Like A Mighty Army (Safehold book 7) by David Weber (book review).

Catching up with this year’s volume of ‘Safehold’ books, David Weber’s tomes are still tied up with technological advancement and a fight between the free countries and the Church aligned countries, ignoring, for the most part, the plight that left mankind on this planet in the first place to avoid conquering aliens who would detect advanced technology being used. To say that’s the entire plot for the series is…well…actually true. There’s an android, Merlin Althrawes, orchestrating the changes and the little hints that he wants to do it all in a generation often makes me think he knows more than he’s letting on.


These battle between Charisia and its associated countries and the Church is beginning to feel a little one-sided. Not only is Merlin providing them with innovations without the necessary experimentation, he now has the leaders of the Church bugged so knows their plans way in advance. You would think Merlin or Weber would have thought of something more ingenious to get things sorted out.

This time, Weber reminds the readers that part of the extermination of the priests is because their Inquisition is as bad as the one we had on our world and they are essentially committed war crimes.

Probably the biggest change is that Merlin Althrawes is finding himself over-extended and using the data of a back-up version of himself creates Nimue Alban, a feasty female to act as a royal bodyguard. Merlin’s original persona was female so this is hardly surprising and adds a new player to the field.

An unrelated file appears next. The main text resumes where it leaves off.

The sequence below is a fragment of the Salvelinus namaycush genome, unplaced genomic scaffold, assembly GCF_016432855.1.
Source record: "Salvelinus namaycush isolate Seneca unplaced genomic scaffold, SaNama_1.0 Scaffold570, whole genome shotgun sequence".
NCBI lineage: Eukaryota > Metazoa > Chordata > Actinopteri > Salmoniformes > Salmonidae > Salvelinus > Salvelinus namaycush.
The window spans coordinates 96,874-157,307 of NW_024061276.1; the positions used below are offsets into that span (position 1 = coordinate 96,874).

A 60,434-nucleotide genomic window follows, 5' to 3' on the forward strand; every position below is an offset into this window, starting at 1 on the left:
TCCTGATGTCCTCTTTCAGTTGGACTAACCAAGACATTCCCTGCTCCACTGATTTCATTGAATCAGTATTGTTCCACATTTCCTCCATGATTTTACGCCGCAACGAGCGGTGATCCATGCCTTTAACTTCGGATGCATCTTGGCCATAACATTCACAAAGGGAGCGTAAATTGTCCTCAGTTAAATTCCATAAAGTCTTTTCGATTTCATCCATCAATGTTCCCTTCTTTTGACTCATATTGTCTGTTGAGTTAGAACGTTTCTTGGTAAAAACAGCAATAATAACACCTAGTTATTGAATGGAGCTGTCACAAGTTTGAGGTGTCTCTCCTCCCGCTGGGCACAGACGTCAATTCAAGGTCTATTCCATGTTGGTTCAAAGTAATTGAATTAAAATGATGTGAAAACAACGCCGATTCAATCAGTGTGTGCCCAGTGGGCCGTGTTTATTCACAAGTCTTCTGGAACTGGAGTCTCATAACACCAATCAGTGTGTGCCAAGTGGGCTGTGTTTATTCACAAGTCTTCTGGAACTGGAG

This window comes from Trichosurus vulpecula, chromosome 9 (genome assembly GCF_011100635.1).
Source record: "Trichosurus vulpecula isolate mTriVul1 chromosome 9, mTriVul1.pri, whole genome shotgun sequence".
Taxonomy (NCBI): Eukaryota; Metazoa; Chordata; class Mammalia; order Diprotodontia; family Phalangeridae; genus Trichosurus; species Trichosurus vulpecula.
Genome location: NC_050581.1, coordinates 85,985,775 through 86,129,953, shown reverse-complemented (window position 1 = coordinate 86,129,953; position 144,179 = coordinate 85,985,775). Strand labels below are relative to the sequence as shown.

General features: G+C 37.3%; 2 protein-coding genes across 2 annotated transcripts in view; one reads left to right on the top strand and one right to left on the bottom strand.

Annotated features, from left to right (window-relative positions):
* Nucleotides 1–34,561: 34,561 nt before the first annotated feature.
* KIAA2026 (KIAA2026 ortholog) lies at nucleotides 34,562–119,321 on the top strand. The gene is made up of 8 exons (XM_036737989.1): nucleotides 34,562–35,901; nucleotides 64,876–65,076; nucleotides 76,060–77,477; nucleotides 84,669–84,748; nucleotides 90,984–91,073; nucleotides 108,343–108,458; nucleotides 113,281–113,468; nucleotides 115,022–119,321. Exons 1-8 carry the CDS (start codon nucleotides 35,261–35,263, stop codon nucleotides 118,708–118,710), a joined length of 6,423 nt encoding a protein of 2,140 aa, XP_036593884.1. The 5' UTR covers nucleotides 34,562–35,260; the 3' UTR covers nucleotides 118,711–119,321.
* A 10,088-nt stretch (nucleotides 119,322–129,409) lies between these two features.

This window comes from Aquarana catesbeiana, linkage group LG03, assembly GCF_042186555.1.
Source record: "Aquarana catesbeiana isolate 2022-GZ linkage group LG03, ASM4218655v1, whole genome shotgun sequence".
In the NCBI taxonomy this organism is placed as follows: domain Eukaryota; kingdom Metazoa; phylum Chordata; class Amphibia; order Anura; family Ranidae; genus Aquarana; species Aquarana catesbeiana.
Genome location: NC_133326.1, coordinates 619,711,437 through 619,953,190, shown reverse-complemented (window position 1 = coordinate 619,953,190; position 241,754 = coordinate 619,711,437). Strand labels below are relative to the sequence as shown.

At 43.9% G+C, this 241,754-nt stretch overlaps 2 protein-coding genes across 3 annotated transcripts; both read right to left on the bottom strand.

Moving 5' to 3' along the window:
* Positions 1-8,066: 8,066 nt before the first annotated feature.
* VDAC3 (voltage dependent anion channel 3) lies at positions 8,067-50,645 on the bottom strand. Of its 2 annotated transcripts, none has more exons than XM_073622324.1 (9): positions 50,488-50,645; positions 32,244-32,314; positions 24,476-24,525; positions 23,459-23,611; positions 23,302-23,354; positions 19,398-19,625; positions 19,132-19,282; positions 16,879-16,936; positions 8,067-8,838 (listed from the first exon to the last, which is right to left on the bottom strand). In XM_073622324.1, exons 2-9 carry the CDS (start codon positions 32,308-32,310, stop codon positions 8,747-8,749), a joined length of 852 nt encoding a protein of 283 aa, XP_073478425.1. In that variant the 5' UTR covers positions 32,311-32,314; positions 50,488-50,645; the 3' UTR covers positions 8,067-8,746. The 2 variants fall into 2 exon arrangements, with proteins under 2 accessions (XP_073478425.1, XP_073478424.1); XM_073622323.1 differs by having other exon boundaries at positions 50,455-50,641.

After seven books of ‘Safehold’, the main thing that tends to reaffirm Weber’s style is that everything about it is densely written and there is little change when it comes to dialogue. The peasants, for want of a better work, sound a little coarser but just as well educated as the geniuses that are floated around from time to time. This style also swamps emotional content too much and even when someone is killed it isn’t allowed to sink in, let alone be concerned in how it affects things.

The lists at the back of the book are still extensive and I do wonder if anyone really reads up on the minor characters. It would be helpful if tombstone icons were added to point out which ones don’t survive to keep track or only leave the survivors from book to book. Granted, Weber is trying to make these books look epic and things aren’t centred around the key cast but so much of it could be covered in a few words and moved on. Showing every last detail is making these stories into watching grass grow. One of my team says this is typical of Weber’s other book series but well and truly, things are stagnating and need some life pumped into it. Maybe that is why Nimue Alban is here.

GF Willmetts

April 2014

(pub: TOR/Forge. 672 page hardback. Price: $27.99 (US), $31.99 (CAN). ISBN: 978-0-7653-2156-5)

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